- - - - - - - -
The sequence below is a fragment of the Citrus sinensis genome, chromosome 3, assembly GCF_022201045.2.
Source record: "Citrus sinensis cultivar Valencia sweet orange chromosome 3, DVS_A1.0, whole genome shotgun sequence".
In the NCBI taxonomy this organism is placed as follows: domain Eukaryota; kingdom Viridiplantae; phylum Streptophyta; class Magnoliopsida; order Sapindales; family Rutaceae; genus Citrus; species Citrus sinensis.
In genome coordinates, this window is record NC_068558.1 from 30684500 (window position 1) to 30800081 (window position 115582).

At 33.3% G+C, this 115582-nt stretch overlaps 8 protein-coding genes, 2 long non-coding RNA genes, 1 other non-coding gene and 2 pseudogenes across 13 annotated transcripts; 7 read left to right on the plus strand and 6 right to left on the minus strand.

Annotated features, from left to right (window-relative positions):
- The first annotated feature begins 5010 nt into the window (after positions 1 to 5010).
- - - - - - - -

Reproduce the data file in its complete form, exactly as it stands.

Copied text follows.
The sequence below is a fragment of the Citrus sinensis genome, chromosome 3, assembly GCF_022201045.2.
Source record: "Citrus sinensis cultivar Valencia sweet orange chromosome 3, DVS_A1.0, whole genome shotgun sequence".
In the NCBI taxonomy this organism is placed as follows: domain Eukaryota; kingdom Viridiplantae; phylum Streptophyta; class Magnoliopsida; order Sapindales; family Rutaceae; genus Citrus; species Citrus sinensis.
In genome coordinates, this window is record NC_068558.1 from 30684500 (window position 1) to 30800081 (window position 115582).

At 33.3% G+C, this 115582-nt stretch overlaps 8 protein-coding genes, 2 long non-coding RNA genes, 1 other non-coding gene and 2 pseudogenes across 13 annotated transcripts; 7 read left to right on the plus strand and 6 right to left on the minus strand.

Annotated features, from left to right (window-relative positions):
- The first annotated feature begins 5010 nt into the window (after positions 1 to 5010).